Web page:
Independent Office for Police Conduct (IOPC - formerly IPCC)
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MPS to apologise for failings in Richard Okorogheye investigation

The Metropolitan Police Service (MPS) will apologise to the family of Richard Okorogheye, for failings identified by an Independent Office for Police Conduct investigation into the handling of initial reports that he was missing.

We found that the performance of three police officers and three call handlers fell below the standard expected and the force agreed that all of them would undergo reflective practice to address that. In our view their actions did not meet the threshold for disciplinary action.

Our investigation was completed last month and concluded that, overall, officers provided an unacceptable level of service to Ms Evidence Joel when she reported her son was missing and that the force should apologise. Richard was first reported missing on 23 March last year (2021) and his body was recovered from a lake in Epping Forest nearly a fortnight later, on 5 April.

We investigated complaints from Ms Joel about how she was treated during the calls, including one in which she was told words to the effect of: “If you can’t find your son, how do you expect us to?”  She believed racism underpinned some of the treatment she received and that police were too slow to classify Richard as missing.

The evidence we gathered indicated that police failed to correctly record Richard’s medical condition after they were told he had sickle cell anaemia, and that this and other information should have been passed on sooner to the relevant team.

Our investigation found that:

  • Richard should have been classed as a missing person earlier and he was classed as low risk for too long. He was reported missing on 23 March, classed as a missing person the following day and assessed as low risk. It was 27 March before the risk level was increased to medium and then high   
  • a call handler inaccurately recorded Richard’s condition as anaemia rather than sickle cell anaemia on the initial police report  
  • two other call handlers failed to update an inspector that Richard’s condition was sickle cell anaemia, as they believed there was no significant difference between the two conditions in terms of risk  
  • the inspector who made the initial assessment that Richard was ‘not missing’ did follow local guidance but, given his mother had reported that he left home without his medication, he did not accurately record and explain why his condition was not considered to be an immediate health risk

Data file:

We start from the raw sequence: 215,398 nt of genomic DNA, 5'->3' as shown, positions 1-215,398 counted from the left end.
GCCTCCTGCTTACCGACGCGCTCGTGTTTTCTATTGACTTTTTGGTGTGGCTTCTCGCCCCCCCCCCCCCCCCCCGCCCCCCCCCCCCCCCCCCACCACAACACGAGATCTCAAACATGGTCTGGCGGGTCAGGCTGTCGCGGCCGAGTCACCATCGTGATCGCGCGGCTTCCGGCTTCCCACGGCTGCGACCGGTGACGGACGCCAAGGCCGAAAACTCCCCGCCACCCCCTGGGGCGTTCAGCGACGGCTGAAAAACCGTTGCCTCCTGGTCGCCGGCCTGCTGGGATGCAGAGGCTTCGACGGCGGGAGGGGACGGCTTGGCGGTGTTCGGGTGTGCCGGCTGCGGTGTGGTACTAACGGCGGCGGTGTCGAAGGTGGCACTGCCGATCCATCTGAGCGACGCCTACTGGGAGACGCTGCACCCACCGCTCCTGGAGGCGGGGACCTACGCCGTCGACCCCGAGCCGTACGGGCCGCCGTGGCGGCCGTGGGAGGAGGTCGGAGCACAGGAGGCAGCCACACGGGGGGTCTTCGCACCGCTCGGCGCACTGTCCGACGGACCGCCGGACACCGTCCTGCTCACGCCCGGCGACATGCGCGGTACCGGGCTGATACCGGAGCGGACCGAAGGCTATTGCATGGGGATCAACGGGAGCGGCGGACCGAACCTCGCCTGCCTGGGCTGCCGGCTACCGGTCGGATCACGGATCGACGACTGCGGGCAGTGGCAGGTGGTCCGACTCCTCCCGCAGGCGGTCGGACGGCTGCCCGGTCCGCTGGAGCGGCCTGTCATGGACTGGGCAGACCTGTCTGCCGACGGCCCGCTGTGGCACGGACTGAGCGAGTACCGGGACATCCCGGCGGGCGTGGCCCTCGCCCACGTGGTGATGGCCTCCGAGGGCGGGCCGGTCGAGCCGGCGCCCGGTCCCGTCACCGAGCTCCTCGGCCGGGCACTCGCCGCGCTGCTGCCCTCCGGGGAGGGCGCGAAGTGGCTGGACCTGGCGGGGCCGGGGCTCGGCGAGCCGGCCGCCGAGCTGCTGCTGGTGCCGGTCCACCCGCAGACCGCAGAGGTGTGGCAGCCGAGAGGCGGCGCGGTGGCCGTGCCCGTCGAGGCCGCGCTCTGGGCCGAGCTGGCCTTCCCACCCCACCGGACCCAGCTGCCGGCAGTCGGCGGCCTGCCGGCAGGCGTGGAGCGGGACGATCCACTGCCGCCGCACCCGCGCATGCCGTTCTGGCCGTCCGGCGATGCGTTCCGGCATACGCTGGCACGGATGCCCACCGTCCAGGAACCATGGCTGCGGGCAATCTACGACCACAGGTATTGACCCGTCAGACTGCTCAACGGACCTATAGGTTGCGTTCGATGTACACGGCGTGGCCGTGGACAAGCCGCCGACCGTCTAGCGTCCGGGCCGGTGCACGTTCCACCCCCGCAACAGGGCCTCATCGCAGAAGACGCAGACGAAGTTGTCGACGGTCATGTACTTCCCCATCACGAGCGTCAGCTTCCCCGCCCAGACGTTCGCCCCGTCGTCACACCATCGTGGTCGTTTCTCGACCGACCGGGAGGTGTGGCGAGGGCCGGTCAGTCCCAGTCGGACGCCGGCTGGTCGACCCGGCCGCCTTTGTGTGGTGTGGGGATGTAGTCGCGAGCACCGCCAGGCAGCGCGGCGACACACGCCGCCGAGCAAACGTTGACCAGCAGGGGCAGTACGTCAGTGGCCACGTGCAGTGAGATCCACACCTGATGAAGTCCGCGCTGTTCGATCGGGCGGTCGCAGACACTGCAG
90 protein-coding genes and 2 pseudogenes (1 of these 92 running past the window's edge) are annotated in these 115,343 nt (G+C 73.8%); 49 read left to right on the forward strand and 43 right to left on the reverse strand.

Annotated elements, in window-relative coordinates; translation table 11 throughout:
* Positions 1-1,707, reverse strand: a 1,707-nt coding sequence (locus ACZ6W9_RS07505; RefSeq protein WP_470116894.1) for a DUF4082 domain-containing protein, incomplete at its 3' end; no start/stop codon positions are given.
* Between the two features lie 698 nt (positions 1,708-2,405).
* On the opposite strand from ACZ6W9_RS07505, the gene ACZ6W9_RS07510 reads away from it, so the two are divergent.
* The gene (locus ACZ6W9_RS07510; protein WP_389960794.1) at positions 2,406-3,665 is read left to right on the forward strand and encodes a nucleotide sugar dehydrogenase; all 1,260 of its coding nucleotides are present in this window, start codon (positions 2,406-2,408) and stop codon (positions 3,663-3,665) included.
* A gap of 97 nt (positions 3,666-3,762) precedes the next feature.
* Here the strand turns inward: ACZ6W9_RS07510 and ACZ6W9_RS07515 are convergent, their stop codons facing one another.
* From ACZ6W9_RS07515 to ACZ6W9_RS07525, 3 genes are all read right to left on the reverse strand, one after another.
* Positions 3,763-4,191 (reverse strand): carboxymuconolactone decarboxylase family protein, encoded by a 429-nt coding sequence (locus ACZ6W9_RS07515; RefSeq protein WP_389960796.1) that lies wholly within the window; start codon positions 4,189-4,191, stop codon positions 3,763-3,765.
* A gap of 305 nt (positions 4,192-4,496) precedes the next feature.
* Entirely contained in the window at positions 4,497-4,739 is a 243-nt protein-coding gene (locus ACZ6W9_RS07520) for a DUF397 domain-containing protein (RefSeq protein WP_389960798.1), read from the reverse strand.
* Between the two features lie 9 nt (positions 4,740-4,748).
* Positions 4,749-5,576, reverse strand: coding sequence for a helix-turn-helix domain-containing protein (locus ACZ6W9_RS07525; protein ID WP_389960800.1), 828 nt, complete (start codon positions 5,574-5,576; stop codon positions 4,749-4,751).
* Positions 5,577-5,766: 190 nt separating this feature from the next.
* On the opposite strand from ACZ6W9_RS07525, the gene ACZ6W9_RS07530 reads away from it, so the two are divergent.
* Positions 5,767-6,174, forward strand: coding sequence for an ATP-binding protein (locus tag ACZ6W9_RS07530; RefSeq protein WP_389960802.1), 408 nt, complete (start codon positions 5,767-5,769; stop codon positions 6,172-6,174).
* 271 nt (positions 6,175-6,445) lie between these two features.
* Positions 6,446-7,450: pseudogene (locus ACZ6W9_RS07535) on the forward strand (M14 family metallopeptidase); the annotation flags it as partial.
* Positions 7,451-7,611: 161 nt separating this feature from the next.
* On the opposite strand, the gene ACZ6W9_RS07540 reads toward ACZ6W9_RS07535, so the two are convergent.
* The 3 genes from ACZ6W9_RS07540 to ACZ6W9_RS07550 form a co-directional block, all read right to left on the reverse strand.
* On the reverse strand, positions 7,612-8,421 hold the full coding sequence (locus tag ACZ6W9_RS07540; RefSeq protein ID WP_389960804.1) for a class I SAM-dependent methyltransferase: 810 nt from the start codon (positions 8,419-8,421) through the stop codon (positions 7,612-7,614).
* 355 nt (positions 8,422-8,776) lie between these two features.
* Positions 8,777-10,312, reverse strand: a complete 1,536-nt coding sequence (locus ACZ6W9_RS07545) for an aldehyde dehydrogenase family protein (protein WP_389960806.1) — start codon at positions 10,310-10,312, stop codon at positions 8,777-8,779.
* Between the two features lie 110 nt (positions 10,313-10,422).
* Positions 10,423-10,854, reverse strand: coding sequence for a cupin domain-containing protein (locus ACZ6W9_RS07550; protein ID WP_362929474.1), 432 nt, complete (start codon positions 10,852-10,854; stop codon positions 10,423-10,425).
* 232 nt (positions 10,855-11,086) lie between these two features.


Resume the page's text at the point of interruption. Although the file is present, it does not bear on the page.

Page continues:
• a constable failed to add to the missing person report, concerns raised by Richard’s GP about the risks his condition posed to him. The officer assumed this was not new information.  

IOPC Regional Director Sal Naseem recently said:

“We have shared our findings with Richard’s family and our thoughts are with them and all those affected by his tragic death.  

“We found that call handlers did not record or pass on information as they should have done and may have given Ms Joel a false impression about how they were treating her son’s disappearance, which can only have increased her frustration and anguish.

“In our view, one officer did make a comment which could be considered unprofessional, and which Ms Joel perceived as racist, at a time when she was clearly distressed. After carefully examining the evidence, we found the officer handled this call badly but could not conclude the inappropriate comment was influenced by any bias regarding Richard’s ethnicity. This does not in any way undermine Ms Joel’s experience of this call and perception of racial discrimination.       

“Allegations of discrimination which are not overt are often difficult to prove and finely balanced. The evidence shows Ms Joel did have good reason to believe her concerns were not being taken seriously. She made multiple phone calls to police and concerns she raised about his condition were initially either mis-recorded or underestimated. This can only have heightened Ms Joel’s perception of prejudice, as sickle cell anaemia is particularly common in people with an African or Caribbean family background.

“While officers are not expected to have a specific level of medical knowledge, it does make it vital that concerns raised by family members or medical professionals are given proper consideration, which did not happen in Richard’s case.”

Our investigation explored whether the police response overall may have been affected by any racial bias. Failings were identified, particularly in the initial recording and risk assessment, but the evidence did not indicate that any delay in upgrading Richard’s risk level was due to his or Ms Joel’s race or that enquiries were progressed less timely than in other similar missing person cases we compared it with.  

Mr Naseem added:

“Clearly there were deficiencies in the way the MPS responded and we welcome their decision to apologise to Richard’s family, following our recommendation to do so. As part of our investigation, we have identified potential improvements in the handling of missing person reports, including better support for people facing a similar situation to Ms Joel. We will now be raising this with the MPS.”

Our investigation of the initial MPS referral concerning their handling of the missing person report before Richard’s body was found, considered whether any police action caused or contributed to his death. However our findings in relation to that are not being released at this stage as it will a matter for an inquest to determine.


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